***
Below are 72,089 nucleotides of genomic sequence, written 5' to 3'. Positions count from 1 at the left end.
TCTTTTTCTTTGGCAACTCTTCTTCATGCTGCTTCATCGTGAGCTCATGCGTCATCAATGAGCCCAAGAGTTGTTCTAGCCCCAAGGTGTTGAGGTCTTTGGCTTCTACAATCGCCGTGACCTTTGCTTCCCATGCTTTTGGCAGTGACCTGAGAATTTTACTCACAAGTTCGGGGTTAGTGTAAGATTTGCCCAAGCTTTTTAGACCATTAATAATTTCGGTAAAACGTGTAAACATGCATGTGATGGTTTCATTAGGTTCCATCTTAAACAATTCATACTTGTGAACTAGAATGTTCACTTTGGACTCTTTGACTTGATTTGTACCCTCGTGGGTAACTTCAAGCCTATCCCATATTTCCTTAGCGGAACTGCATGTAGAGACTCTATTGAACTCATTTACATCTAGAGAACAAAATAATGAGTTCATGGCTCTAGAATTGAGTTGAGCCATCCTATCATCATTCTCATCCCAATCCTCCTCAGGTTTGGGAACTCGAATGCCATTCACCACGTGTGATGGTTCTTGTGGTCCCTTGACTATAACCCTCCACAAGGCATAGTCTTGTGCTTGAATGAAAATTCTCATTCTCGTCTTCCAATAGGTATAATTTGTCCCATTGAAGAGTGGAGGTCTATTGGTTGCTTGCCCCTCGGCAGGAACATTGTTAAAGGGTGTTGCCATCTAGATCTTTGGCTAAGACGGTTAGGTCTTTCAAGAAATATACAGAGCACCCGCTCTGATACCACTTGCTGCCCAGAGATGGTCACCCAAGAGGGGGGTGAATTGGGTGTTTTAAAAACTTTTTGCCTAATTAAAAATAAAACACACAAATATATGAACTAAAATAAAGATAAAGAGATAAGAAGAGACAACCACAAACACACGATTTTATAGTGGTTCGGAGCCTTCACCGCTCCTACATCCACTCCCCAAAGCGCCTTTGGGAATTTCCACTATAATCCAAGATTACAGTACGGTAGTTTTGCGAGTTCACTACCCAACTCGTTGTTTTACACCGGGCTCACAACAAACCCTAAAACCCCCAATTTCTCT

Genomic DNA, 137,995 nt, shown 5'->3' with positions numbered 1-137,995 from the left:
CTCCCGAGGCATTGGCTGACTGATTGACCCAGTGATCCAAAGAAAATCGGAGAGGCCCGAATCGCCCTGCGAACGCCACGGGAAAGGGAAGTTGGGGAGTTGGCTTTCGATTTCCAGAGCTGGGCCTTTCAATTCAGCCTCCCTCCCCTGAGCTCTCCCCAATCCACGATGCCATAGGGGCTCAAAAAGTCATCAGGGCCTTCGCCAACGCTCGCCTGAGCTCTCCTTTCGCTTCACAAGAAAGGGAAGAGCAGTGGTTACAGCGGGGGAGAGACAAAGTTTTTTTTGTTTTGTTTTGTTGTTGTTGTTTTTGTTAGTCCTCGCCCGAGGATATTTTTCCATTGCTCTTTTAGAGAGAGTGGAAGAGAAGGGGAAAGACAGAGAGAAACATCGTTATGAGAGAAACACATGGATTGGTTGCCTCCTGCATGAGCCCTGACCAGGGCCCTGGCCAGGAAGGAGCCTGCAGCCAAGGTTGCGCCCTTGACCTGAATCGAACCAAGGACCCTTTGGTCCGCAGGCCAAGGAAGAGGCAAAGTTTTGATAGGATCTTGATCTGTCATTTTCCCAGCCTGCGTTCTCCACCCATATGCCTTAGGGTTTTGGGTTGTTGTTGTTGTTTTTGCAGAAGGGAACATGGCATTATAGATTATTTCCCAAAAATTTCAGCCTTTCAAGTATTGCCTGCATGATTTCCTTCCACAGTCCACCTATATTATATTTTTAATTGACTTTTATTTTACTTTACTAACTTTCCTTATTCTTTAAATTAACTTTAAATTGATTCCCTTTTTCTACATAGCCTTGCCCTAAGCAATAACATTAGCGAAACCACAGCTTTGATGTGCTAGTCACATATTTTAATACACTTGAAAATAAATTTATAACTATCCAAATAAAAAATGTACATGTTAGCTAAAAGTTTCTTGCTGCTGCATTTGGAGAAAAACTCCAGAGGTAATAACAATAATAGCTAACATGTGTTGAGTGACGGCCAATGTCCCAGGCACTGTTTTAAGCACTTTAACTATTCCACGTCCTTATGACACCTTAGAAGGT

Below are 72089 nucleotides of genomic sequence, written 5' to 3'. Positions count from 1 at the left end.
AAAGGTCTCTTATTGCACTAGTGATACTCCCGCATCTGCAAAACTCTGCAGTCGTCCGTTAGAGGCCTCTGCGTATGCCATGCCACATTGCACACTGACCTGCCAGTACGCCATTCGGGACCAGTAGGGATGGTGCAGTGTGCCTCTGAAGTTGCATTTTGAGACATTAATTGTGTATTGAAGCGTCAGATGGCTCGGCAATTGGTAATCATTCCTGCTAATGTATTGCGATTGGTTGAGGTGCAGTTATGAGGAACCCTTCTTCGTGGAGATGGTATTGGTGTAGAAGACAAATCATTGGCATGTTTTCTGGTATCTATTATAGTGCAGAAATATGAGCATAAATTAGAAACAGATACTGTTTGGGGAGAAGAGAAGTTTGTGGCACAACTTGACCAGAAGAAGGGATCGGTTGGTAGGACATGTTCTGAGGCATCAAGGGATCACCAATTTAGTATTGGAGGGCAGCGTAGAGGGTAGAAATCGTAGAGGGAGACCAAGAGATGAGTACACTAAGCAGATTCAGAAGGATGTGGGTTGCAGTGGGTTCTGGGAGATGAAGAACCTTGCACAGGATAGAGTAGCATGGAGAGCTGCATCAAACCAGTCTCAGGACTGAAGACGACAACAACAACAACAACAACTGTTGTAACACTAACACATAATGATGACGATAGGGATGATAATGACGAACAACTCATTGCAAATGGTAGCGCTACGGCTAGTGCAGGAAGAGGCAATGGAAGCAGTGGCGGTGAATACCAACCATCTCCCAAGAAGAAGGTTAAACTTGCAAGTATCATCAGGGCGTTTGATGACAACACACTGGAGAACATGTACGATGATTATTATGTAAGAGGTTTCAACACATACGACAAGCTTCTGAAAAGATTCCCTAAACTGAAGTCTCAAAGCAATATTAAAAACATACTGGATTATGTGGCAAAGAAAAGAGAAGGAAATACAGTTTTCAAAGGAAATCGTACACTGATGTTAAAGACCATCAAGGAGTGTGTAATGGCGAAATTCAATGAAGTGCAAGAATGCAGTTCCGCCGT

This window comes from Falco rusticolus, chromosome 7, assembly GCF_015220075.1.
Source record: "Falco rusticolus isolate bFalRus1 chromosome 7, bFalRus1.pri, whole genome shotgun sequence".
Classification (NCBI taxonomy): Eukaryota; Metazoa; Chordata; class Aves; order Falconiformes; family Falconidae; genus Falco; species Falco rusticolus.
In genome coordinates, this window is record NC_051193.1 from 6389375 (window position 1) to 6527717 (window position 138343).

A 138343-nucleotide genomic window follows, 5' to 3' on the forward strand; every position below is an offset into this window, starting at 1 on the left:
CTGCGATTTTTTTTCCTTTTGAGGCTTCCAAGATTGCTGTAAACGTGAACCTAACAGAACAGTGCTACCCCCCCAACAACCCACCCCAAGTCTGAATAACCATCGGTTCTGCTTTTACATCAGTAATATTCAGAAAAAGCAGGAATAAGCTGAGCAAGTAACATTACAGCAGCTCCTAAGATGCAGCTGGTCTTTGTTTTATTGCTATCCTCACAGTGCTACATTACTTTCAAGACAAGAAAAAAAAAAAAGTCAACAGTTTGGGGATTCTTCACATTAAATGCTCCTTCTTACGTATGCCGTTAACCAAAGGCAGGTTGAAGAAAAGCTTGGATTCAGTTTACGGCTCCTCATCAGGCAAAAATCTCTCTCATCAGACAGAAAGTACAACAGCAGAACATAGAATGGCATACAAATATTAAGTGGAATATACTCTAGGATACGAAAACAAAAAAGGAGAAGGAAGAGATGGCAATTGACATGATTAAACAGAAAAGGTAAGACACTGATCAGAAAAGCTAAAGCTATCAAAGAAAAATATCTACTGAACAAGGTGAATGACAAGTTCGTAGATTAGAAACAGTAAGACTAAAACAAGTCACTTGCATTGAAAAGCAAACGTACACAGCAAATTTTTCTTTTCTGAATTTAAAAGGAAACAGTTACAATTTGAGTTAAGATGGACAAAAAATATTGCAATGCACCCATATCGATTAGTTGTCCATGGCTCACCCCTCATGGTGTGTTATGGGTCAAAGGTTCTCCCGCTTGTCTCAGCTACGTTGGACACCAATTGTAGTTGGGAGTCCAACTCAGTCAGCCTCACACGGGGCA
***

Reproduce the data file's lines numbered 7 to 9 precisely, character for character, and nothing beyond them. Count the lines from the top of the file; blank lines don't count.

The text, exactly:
This window comes from Falco rusticolus, chromosome 7, assembly GCF_015220075.1.
Source record: "Falco rusticolus isolate bFalRus1 chromosome 7, bFalRus1.pri, whole genome shotgun sequence".
Classification (NCBI taxonomy): Eukaryota; Metazoa; Chordata; class Aves; order Falconiformes; family Falconidae; genus Falco; species Falco rusticolus.